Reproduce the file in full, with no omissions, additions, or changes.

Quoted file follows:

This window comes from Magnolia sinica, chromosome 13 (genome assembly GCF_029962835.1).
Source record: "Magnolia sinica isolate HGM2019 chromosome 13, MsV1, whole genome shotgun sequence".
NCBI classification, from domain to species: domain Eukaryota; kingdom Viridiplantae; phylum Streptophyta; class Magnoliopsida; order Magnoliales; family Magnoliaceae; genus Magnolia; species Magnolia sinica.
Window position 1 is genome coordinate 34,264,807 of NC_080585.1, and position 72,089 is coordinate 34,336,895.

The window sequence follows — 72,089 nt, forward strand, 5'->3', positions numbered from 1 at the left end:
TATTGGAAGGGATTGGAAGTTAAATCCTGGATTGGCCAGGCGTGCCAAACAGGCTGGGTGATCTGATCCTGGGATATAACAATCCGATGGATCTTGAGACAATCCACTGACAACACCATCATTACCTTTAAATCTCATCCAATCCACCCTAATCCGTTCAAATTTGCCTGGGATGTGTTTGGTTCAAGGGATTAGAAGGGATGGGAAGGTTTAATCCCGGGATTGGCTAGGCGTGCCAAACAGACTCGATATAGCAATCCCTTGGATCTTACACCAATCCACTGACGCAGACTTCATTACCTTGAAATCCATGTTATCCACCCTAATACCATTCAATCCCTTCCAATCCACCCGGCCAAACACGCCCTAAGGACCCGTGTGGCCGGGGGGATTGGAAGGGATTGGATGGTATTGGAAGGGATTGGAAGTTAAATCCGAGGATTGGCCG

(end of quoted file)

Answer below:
This window comes from Magnolia sinica, chromosome 13 (genome assembly GCF_029962835.1).
Source record: "Magnolia sinica isolate HGM2019 chromosome 13, MsV1, whole genome shotgun sequence".
NCBI classification, from domain to species: domain Eukaryota; kingdom Viridiplantae; phylum Streptophyta; class Magnoliopsida; order Magnoliales; family Magnoliaceae; genus Magnolia; species Magnolia sinica.
Window position 1 is genome coordinate 34,264,807 of NC_080585.1, and position 72,089 is coordinate 34,336,895.

The window sequence follows — 72,089 nt, forward strand, 5'->3', positions numbered from 1 at the left end:
TATTGGAAGGGATTGGAAGTTAAATCCTGGATTGGCCAGGCGTGCCAAACAGGCTGGGTGATCTGATCCTGGGATATAACAATCCGATGGATCTTGAGACAATCCACTGACAACACCATCATTACCTTTAAATCTCATCCAATCCACCCTAATCCGTTCAAATTTGCCTGGGATGTGTTTGGTTCAAGGGATTAGAAGGGATGGGAAGGTTTAATCCCGGGATTGGCTAGGCGTGCCAAACAGACTCGATATAGCAATCCCTTGGATCTTACACCAATCCACTGACGCAGACTTCATTACCTTGAAATCCATGTTATCCACCCTAATACCATTCAATCCCTTCCAATCCACCCGGCCAAACACGCCCTAAGGACCCGTGTGGCCGGGGGGATTGGAAGGGATTGGATGGTATTGGAAGGGATTGGAAGTTAAATCCGAGGATTGGCCG